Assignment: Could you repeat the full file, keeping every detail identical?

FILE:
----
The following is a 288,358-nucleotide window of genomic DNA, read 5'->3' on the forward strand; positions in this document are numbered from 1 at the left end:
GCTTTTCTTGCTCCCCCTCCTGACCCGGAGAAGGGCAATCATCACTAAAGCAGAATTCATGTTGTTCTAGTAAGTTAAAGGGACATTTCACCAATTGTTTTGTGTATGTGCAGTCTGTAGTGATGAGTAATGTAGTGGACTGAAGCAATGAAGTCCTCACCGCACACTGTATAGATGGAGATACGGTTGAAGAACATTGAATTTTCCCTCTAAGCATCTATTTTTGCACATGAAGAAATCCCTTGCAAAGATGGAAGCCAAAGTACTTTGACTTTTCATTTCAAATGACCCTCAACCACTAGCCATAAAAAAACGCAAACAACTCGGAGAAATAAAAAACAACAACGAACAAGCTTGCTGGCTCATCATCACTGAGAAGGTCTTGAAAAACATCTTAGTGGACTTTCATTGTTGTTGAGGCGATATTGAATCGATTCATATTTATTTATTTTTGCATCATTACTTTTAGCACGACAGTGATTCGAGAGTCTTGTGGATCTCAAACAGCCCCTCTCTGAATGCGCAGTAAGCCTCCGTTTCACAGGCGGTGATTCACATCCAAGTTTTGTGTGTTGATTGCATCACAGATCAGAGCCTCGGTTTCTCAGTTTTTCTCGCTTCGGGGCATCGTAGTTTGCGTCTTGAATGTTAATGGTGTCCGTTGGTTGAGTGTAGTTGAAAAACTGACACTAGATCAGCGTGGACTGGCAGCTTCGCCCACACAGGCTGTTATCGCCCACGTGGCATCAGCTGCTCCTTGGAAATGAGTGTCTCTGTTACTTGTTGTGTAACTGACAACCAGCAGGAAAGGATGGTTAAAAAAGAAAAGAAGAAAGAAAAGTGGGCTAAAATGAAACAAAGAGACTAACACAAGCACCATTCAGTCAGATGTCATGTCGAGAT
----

The following is a 288,358-nucleotide window of genomic DNA, read 5'->3' on the forward strand; positions in this document are numbered from 1 at the left end:
GCTTTTCTTGCTCCCCCTCCTGACCCGGAGAAGGGCAATCATCACTAAAGCAGAATTCATGTTGTTCTAGTAAGTTAAAGGGACATTTCACCAATTGTTTTGTGTATGTGCAGTCTGTAGTGATGAGTAATGTAGTGGACTGAAGCAATGAAGTCCTCACCGCACACTGTATAGATGGAGATACGGTTGAAGAACATTGAATTTTCCCTCTAAGCATCTATTTTTGCACATGAAGAAATCCCTTGCAAAGATGGAAGCCAAAGTACTTTGACTTTTCATTTCAAATGACCCTCAACCACTAGCCATAAAAAAACGCAAACAACTCGGAGAAATAAAAAACAACAACGAACAAGCTTGCTGGCTCATCATCACTGAGAAGGTCTTGAAAAACATCTTAGTGGACTTTCATTGTTGTTGAGGCGATATTGAATCGATTCATATTTATTTATTTTTGCATCATTACTTTTAGCACGACAGTGATTCGAGAGTCTTGTGGATCTCAAACAGCCCCTCTCTGAATGCGCAGTAAGCCTCCGTTTCACAGGCGGTGATTCACATCCAAGTTTTGTGTGTTGATTGCATCACAGATCAGAGCCTCGGTTTCTCAGTTTTTCTCGCTTCGGGGCATCGTAGTTTGCGTCTTGAATGTTAATGGTGTCCGTTGGTTGAGTGTAGTTGAAAAACTGACACTAGATCAGCGTGGACTGGCAGCTTCGCCCACACAGGCTGTTATCGCCCACGTGGCATCAGCTGCTCCTTGGAAATGAGTGTCTCTGTTACTTGTTGTGTAACTGACAACCAGCAGGAAAGGATGGTTAAAAAAGAAAAGAAGAAAGAAAAGTGGGCTAAAATGAAACAAAGAGACTAACACAAGCACCATTCAGTCAGATGTCATGTCGAGAT